No extra powers needed to enforce Covid-19 restrictions, commissioner told McEntee

Justice Minister says calls for Army to become involved was not going to change situation

Minister for Justice Helen McEntee. File photograph: Sam Boal/Photocall Ireland

Minister for Justice Helen McEntee. File photograph: Sam Boal/Photocall Ireland

 

Minister for Justice Helen McEntee has said she asked the Garda Commissioner if the force needed more powers to enforce coronavirus restrictions “and he said no.”

Scenes from Galway on Monday night should not have happened she said, referring to a number of gatherings across the city as the new college term got under way.

Ms McEntee had anticipated such gatherings of college students would happen during Rag Week, she told RTÉ radio’s Today with Claire Byrne show.

Such behaviour was not acceptable and should not have happened. “We need to expect more from our young people,” she said.

The Minister said that calls for the Army to become involved were not going to change the situation as the Army did not have powers to enforce restrictions and “it could frighten people” she said.

The Garda approach was to engage and encourage people to comply with the guidelines, she said. The gardaí had examined what measures were taken in other jurisdictions and had not found their efforts to be any more effective.

However, Ms McEntee warned that if such incidents were to happen again “we would be having a very different conversation”. The message that such behaviour was unacceptable had been delivered “loud and clear” and if necessary the gardaí would have more engagement with the university authorities.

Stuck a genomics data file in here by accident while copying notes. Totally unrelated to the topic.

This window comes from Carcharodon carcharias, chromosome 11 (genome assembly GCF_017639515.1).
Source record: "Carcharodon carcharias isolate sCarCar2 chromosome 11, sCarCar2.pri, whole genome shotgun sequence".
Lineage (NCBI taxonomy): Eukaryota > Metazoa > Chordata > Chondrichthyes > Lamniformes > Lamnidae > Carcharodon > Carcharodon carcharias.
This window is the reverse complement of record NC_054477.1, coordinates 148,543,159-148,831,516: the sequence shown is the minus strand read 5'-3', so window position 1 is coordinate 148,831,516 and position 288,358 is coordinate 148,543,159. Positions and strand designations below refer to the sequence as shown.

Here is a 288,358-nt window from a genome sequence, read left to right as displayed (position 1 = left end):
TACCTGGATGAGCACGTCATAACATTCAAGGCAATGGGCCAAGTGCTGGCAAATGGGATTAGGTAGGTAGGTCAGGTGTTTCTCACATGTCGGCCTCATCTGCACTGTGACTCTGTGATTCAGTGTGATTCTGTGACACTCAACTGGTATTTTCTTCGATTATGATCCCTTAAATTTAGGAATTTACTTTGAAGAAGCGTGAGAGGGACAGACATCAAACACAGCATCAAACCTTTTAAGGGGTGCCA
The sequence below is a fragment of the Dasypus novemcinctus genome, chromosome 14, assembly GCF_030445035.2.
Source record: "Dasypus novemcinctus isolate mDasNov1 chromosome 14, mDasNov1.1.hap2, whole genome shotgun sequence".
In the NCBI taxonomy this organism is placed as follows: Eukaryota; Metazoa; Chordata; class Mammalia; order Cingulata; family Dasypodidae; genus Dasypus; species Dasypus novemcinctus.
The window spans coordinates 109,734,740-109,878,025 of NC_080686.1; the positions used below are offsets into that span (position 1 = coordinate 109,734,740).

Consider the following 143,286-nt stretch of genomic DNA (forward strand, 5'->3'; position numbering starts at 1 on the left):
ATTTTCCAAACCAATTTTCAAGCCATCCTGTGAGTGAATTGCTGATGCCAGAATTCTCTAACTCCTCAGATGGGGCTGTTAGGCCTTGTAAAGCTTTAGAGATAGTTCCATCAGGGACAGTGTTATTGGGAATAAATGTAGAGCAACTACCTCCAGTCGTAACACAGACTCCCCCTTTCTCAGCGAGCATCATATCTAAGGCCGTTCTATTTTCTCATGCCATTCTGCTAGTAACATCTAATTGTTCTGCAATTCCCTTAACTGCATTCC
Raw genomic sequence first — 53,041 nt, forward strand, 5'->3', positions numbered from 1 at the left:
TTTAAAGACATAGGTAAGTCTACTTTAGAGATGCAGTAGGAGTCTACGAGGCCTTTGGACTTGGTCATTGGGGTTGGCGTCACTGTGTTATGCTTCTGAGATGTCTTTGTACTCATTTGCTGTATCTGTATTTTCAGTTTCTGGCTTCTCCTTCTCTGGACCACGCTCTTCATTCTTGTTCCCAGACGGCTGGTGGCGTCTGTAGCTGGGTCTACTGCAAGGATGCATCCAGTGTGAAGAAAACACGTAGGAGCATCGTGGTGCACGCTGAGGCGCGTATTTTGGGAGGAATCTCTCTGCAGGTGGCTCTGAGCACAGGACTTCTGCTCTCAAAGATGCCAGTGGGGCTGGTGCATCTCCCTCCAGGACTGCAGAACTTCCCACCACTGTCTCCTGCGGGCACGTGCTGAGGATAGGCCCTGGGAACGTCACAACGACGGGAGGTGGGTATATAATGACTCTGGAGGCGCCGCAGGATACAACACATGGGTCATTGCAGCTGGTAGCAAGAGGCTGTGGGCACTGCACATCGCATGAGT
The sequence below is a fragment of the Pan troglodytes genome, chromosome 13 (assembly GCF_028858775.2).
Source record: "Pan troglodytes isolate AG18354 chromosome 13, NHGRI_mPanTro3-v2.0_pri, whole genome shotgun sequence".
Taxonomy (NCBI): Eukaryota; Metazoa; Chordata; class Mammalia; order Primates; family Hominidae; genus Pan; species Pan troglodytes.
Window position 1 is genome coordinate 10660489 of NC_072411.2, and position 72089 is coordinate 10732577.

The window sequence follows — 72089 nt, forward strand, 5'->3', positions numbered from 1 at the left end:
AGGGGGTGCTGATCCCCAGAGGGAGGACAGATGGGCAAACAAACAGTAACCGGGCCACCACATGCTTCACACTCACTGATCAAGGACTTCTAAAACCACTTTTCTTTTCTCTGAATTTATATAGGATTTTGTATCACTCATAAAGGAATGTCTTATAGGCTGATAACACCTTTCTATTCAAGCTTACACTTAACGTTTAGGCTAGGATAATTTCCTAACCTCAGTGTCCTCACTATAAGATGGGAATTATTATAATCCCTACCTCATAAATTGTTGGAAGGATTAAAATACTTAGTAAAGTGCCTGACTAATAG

Meanwhile, the director general of the HSE Paul Reid has expressed concern about attempts to categorise younger and older people with regard to Covid-19.

“I don’t think that works for Ireland. Proposals for a separate approach for older and younger people won’t work,” he told Newstalk Breakfast on Wednesday.

Mr Reid said he understood that people were looking for “a major new approach. We can still live our lives, just in a different way.”

There was a need “to call out” behaviour such as that seen in Galway on Monday night, he added, pointing out that young people were also contracting the virus with 26 per cent of the cases in the past week in the 15-24 age group.

Those people were then going home and transmitting the virus to their parents and grandparents with 75 per cent of outbreaks in the home, he said.

But it was not just about young people, it was about all societal engagements and how they were organised. The pandemic was a situation of which people had no experience, he added.

Ireland was doing “relatively” well in comparison with other European countries, Mr Reid said, but he said he was concerned about the level of hospitalisations which made it even more important to call out bad behaviour.

It was necessary to galvanise young people. “It’s about keeping people with us. Young people have made huge sacrifices. When they connect with a big issue, they are our greatest ambassadors.”

Mr Reid repeated the warning that “this will be a winter we’ve never experienced before” and the aim of the health service would be to protect the public from flu and Covid-19. “Our priority is to keep people out of hospital.”

Assisted Dying Bill

Separately, on the issue of the Assisted Dying Bill, Ms McEntee told RTÉ’s Today with Claire Byrne show that her proposal of a special Oireachtas committee to explore the issue in great detail was to ensure the protection of the vulnerable.

This was a very complex and challenging issue, she said. There were different views - morally, ethically, legally and medically. The legal advice from the Attorney General was that the Bill could be challenged and safeguards were needed.

Ms McEntee declined to offer a personal view on the issue saying that she did not want to prejudice the issue. “It is such a complex area, we have to cover all the grounds on this.”